Preacher slows to explore the various literal and figurative hells holding each of its characters that only sort of feels like spinning its wheels.
Throughout season 2, Preacher has had a mild fascination with Hell; both as a physical location and as a figurative place signifying the emotional anguish or torment felt primarily by the three main characters Jesse, Tulip, and Cassidy. This being a series that can move freely between the two, venturing into the actual construct of Hell to check in on Eugene, after Jesse inadvertently sent him there with a too literal Genesis-enhanced utterance, there is room for an episode like 'Holes' that aims to contrast the two kinds of hell and to use that as a way to plumb the unexplored depths of its earthbound characters while also setting up at least one potential endgame, as far as Eugene's time in the underworld is concerned.
After last week's oddly refreshing look at Herr Starr's extended interview process for Grail Industries, though, 'Holes' feels a lot more like 'Viktor' and 'Dallas', in that the sense of wheel-spinning is more readily evident as the hour unfolds. That has more or less been the show's methodology throughout the second season: shifting between two dramatic extremes wherein any given episode is either moving at a frantic clip or it feels stuck in place, essentially asking the audience to wait until next week for the plot to progress, or for something in keeping with the tenor and pace of past episodes to happen.
The effect of the stop-and-go nature of the season is easy to forgive when the series introduces a character like Herr Starr in the way Preacher did last week, but on the flip side that introduction winds up being undermined to some degree when Starr himself fails to appear in an hour like 'Holes', essentially going from the star (no pun intended) of the hour to a side note mentioned off handedly by a pair of Grail operatives who haven't been seen for several episodes themselves.
The idea that Preacher would want to have greater equanimity in terms of the screen time and depth of storylines prescribed to the likes of Jesse, Tulip, and Cassidy has been one of the more interesting aspects of this second season. Since the premiere -- or especially because of the premiere, and the episode that immediately followed -- the series has felt much more like an ensemble than it did in season 1, where it felt more like Tulip and Cassidy were satellites to Jesse's planet-sized presence. But while the season has been far more generous to them in terms of their screen time and taking the time to develop distinct storylines, the increased exposure hasn't necessarily yielded the sort of threads that actually justify the added the attention.
Cassidy's adventures in fatherhood at the end of his son's life examines his experience as a vampire from a much more emotional vantage point than watching him survive horrific injuries only to be restored to normal the next episode. That's a welcome new angle to approach the character's perspective from, but the series has boiled the father-son relationship down to a will he or won't he choice that Cassidy has to make. The trouble is: Preacher hasn't effectively developed the relationship between Cassidy and Denis in a way that will make the former's decision have the kind of impact the writers have intended, both by virtue of the nature of the actual relationship and the amount of time that's been dedicated to it since the crew arrived in New Orleans.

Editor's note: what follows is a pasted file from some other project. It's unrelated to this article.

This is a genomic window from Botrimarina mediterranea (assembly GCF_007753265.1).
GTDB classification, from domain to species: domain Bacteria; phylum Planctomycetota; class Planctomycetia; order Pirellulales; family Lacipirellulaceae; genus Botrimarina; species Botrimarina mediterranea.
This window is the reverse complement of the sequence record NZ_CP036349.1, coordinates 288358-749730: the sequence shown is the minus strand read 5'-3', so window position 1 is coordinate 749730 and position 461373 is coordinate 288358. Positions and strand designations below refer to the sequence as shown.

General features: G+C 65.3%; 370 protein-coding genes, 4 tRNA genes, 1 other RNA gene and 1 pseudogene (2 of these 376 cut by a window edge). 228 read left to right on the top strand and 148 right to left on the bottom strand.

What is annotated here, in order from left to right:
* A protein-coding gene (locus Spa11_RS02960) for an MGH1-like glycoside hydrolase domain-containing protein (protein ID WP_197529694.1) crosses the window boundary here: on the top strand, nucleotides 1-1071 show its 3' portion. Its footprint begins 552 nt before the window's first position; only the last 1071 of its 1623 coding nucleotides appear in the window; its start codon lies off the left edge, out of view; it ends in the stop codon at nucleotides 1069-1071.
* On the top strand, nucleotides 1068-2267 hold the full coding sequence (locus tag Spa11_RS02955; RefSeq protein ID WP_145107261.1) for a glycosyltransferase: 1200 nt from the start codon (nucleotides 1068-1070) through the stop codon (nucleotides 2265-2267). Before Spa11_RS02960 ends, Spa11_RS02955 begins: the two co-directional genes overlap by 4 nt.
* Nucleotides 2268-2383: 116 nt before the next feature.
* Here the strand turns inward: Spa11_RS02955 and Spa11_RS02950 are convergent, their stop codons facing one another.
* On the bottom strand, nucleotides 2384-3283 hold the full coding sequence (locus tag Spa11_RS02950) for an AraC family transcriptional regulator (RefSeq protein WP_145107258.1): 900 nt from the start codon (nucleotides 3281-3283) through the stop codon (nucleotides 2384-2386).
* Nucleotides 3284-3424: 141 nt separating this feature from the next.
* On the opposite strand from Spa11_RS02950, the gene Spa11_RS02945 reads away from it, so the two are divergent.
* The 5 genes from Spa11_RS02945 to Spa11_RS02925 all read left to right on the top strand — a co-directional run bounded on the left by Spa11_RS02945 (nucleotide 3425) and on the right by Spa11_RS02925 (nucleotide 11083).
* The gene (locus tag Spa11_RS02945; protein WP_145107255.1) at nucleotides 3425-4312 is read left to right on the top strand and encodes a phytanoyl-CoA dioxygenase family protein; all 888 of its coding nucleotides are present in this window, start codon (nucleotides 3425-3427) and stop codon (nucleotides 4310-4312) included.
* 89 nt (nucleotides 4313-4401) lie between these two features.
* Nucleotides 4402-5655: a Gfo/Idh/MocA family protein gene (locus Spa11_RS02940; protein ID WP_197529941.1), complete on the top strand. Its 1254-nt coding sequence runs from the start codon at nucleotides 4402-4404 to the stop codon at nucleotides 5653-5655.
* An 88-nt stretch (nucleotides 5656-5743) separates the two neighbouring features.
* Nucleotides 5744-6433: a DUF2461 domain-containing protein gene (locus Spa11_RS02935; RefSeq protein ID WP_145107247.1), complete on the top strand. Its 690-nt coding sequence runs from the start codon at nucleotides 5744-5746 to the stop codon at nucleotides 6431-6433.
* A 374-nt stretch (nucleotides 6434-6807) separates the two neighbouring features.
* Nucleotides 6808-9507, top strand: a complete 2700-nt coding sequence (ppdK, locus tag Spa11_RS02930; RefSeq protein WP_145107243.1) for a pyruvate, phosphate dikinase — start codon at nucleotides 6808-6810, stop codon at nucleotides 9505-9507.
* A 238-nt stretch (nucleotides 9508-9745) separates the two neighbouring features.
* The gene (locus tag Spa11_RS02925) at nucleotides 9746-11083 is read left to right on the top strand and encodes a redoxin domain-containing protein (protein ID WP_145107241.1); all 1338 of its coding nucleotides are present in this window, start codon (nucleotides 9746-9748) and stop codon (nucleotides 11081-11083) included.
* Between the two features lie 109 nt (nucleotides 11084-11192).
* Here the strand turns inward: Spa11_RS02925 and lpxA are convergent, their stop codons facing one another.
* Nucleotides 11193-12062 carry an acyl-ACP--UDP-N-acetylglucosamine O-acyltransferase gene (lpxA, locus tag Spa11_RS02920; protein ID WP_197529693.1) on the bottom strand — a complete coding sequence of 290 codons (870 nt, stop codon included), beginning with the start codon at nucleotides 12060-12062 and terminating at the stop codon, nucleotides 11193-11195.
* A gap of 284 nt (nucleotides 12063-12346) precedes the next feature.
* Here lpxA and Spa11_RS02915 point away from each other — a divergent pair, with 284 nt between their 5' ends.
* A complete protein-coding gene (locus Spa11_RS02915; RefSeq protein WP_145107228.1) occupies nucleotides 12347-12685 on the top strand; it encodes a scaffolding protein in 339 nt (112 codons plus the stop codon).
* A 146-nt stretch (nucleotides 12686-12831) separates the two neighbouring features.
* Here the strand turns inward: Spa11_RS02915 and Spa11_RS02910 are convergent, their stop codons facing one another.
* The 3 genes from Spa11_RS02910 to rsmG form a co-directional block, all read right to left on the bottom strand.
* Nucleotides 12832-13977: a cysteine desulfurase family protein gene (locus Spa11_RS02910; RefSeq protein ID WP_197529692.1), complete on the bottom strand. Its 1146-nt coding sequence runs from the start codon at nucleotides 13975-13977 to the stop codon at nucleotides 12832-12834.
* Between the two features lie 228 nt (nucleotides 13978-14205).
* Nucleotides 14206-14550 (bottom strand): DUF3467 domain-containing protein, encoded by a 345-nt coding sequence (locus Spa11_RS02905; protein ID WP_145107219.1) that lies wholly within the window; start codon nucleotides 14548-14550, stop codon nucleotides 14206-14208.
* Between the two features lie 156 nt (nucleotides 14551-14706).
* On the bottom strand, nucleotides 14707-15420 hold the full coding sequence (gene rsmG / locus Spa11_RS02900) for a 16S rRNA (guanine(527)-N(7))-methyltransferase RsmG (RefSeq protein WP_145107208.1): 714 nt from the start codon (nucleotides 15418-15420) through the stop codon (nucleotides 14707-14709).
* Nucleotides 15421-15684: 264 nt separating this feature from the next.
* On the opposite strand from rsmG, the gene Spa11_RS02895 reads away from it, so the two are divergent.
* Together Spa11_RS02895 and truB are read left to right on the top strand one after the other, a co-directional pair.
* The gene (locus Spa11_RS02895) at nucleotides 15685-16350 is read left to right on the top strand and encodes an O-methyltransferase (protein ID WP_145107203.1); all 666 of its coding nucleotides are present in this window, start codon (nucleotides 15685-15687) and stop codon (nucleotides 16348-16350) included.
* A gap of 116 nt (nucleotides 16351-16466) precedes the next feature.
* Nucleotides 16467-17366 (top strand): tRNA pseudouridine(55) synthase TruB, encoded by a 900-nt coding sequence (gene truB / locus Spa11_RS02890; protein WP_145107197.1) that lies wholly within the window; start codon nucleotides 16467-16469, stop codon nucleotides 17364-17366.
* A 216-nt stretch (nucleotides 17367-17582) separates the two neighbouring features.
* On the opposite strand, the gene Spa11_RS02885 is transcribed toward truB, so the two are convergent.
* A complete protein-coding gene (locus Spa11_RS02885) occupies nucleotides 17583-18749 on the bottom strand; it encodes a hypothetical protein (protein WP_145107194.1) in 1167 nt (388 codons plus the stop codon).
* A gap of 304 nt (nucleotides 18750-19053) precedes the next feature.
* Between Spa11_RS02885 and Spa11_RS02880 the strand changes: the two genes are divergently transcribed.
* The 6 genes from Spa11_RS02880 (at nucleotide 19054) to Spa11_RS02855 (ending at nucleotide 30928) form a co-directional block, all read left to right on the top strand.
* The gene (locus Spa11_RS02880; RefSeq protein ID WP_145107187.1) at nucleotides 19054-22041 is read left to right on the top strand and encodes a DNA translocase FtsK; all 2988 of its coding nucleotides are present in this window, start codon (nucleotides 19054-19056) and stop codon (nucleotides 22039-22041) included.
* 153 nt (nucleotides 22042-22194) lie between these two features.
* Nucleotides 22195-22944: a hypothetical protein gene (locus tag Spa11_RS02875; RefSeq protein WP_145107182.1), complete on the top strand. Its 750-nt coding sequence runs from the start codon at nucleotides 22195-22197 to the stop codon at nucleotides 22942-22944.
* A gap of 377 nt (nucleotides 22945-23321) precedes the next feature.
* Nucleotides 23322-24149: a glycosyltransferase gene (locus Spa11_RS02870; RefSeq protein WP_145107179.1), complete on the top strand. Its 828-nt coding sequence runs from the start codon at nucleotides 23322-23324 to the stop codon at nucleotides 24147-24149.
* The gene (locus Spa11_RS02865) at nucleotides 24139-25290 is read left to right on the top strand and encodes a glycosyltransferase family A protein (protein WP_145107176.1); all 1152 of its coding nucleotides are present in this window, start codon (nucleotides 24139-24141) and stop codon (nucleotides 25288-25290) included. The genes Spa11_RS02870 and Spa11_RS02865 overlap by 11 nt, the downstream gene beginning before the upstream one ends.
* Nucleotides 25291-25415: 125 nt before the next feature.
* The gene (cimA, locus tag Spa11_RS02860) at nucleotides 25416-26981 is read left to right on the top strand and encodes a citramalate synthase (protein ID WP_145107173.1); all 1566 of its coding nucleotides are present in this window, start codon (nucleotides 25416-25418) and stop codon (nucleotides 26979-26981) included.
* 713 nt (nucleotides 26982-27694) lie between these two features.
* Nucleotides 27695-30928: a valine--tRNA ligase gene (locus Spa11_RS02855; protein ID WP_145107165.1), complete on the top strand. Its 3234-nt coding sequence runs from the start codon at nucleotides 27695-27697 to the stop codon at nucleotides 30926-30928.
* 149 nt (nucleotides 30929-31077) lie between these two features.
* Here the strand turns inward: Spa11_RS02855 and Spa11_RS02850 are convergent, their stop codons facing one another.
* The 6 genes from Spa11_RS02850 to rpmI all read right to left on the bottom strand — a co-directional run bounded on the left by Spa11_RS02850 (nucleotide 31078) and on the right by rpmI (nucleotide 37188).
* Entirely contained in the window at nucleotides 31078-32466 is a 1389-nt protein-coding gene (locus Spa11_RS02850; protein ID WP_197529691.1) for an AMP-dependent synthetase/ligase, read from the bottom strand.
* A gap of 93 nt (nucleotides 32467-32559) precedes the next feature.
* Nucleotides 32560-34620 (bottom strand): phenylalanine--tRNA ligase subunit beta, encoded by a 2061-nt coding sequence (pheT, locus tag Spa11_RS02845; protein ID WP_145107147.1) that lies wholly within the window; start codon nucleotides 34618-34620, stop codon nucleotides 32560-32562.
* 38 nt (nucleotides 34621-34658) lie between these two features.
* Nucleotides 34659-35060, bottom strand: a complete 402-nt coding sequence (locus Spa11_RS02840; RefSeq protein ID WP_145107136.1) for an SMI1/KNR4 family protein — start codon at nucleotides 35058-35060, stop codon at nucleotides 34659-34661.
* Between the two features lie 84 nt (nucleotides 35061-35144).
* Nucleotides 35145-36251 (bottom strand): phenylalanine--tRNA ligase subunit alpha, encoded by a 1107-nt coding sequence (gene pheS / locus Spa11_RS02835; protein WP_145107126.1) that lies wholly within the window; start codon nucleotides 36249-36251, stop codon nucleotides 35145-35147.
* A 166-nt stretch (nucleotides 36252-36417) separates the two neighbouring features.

Furthermore, as much as Cassidy's vampirism and the benefits that come with it are the driving force behind his personal subplot with Denis, the Irish vampire's supernatural durability also seems to be fueling Tulip's recent obsession with tempting fate by repeatedly being shot while wearing a bulletproof vest. The interest in the fragility of human life seems to stem as much from her run-in with the Saint of Killers as it does her exposure to supernatural elements since her return to Annville and, of course, its destruction at the end of season 1. Again, there's something fascinating here that Preacher is just scratching the surface of. The problem is, the show seems content to continue scratching without actually getting any deeper. In the end, Tulip's storyline suffers from the same lack of urgency as Cassidy's. The show has managed to uncover interesting aspects of each character in both cases, but the reluctance to pay those threads off in a reasonable amount of time, and use then that to send the stories after something new doesn't do either much justice.
While 'Holes' seems to find it difficult to get going as far as most of its plot threads are concerned, it does find some momentum in Eugene's story, as the show reveals a startlingly simple explanation for why the residents of Hell are living a weird prison drama, rather than a Groundhog's Day version of the worst day of their lives. It's a strange moment hearing the warden deliver what amounts to an info dump before Ian Colletti is given the rare opportunity to act without the extensive facial prosthesis that give his character his distinctive features as the titular Hole twists Eugene's worst day into a nightmare wherein he's cuckolded by the very man who sent him to Hell in the first place.
To be fair, the nightmare gives Dominic Cooper far more interesting work to do than the rest of the episode. While Eugene's adventures during the hour don't take him any further than the other characters, at least there's a clearer idea of where he's headed, thanks to his bunk mate Adolf suggesting they stage a prison break.
It's not a terrible hour of Preacher by any means, but it is another example of how the show can fall back on some bad habits when trying to stretch out the story to fit the extended episode count of the season.
Preacher continues next Monday with 'Puzzle Piece' @9pm on AMC.
Photo: Michele K. Short/AMC/Sony Pictures Television
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